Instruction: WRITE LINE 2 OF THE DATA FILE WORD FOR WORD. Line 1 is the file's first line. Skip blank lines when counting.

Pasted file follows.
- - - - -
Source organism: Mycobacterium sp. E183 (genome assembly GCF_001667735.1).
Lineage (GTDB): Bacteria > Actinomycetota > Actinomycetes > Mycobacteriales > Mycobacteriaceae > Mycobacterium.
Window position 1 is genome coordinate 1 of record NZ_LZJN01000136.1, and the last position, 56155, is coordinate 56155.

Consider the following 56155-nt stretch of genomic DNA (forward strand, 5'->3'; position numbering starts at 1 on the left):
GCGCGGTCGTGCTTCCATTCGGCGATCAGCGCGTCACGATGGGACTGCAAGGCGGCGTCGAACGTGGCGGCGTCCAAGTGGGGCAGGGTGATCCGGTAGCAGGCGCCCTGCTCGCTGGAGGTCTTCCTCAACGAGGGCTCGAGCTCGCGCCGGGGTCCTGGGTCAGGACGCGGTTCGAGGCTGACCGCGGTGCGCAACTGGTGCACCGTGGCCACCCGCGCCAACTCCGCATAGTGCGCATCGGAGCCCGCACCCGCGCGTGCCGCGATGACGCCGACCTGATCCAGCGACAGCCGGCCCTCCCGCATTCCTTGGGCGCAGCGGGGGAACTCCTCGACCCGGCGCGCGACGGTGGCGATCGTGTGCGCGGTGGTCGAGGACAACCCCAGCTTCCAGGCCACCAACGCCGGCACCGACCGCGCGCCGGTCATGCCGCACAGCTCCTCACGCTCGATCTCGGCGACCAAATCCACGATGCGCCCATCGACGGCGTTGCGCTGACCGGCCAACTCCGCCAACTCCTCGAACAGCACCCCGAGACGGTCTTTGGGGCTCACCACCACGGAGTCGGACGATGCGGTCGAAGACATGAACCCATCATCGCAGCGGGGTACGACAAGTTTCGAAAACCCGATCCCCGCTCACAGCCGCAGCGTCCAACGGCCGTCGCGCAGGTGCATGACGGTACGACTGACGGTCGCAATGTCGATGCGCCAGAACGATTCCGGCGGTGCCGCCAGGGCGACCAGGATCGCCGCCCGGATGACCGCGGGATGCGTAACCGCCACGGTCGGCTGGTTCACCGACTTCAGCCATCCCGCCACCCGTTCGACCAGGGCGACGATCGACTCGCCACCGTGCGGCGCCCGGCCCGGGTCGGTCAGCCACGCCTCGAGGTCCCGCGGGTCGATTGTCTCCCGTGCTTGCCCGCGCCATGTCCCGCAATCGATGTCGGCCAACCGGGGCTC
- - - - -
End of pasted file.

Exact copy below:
Lineage (GTDB): Bacteria > Actinomycetota > Actinomycetes > Mycobacteriales > Mycobacteriaceae > Mycobacterium.